Race and Sex-Specific Disparities Among US Adults With Gout

Historically, gout has predominantly been considered a disease in White men who overindulge in their diet. There is mounting evidence, however, that suggests gout and hyperuricemia (the precursor to gout) are more common in other demographic groups. While data for the general population are lacking for both men and women, a cross-sectional analysis published in JAMA Network Open investigated the current racial differences in gout prevalence among Black and White US adults and identify sex-specific factors related to any differences observed.

The study utilized data from the National Health and Nutrition Examination Survey (NHANES), a nationwide survey that assesses the health and nutritional status of the US population through interviews, physical examinations, and laboratory data. The authors of this study examined NHANES participants ≥18 years of age with information on gout status and serum urate levels using data collected from 2007-2016 annual NHANES cycles and compared it with previously reported NHANES. Based on existing knowledge and established literature, researchers identified and analyzed potential risk factors, including self-reported race, sex, low education level, low socioeconomic status (SES), higher body mass index (BMI), poor diet, number of weekly alcoholic beverages consumed, use of diuretics, and chronic kidney disease (CKD).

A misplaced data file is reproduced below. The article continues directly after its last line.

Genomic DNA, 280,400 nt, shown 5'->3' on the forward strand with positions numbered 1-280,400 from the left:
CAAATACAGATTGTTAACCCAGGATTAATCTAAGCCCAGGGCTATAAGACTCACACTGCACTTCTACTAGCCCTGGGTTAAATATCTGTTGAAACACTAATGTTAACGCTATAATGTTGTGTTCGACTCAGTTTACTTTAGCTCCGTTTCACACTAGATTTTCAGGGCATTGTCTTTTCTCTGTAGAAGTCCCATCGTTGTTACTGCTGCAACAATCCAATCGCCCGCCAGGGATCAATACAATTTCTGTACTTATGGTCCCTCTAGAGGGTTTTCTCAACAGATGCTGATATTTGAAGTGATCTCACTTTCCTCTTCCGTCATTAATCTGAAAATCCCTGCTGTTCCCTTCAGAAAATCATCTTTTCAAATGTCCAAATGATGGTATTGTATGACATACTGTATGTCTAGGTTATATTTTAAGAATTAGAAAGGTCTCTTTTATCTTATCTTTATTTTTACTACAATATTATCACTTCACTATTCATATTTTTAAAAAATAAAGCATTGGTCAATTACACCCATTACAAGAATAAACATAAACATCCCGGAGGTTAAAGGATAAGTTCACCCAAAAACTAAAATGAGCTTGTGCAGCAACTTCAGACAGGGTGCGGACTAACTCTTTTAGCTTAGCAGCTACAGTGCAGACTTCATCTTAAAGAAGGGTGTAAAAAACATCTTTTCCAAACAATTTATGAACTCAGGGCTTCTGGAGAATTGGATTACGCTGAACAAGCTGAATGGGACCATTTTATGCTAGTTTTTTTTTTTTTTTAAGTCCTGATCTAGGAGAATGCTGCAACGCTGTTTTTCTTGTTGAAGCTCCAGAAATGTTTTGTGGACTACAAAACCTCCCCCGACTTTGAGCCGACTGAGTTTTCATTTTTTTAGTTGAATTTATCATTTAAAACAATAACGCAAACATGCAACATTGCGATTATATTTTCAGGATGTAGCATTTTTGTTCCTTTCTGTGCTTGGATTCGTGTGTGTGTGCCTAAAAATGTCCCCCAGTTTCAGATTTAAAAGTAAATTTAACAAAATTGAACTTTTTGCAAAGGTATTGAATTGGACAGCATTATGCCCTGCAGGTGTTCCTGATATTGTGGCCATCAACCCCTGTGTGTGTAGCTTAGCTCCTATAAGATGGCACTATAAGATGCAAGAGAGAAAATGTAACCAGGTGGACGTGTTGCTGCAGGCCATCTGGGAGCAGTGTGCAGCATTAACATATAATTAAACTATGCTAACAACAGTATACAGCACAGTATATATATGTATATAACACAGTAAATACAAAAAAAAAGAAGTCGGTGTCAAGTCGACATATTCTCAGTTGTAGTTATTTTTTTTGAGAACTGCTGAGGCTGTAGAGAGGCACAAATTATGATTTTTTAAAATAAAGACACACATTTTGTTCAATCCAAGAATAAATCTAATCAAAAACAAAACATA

A total of 18 693 participants were included in the analysis. Of those, 3085 were Black men, 3304 were Black women, 6109 were White men, and 6195 were White women. After adjusting for age, the average gout prevalence was 7.0% in Black men, 3.5% in Black women, 5.4% in White men, and 2.0% in White women. Black race was associated with higher rates of gout overall. Concerning the racial difference among women with gout, poverty was associated with 2.4 times greater odds of gout, and current diuretic use was associated with 2.2 times greater odds. All risk factors associated with gout, excluding low-income, were prominent in the racial differences between men with gout. Alcohol consumption was a greater risk factor in White adults when compared with Black adults, regardless of sex.

The current study implies that racial and sex-specific differences in sociodemographic, lifestyle, and clinical factors play a greater role in the diagnosis of gout in US adults, specifically in regard to poorer access to healthcare among Black patients. The authors of the study suggest that culturally informed interventions focusing on the reported risk factors could reduce the current racial and sex-specific disparities in gout patients.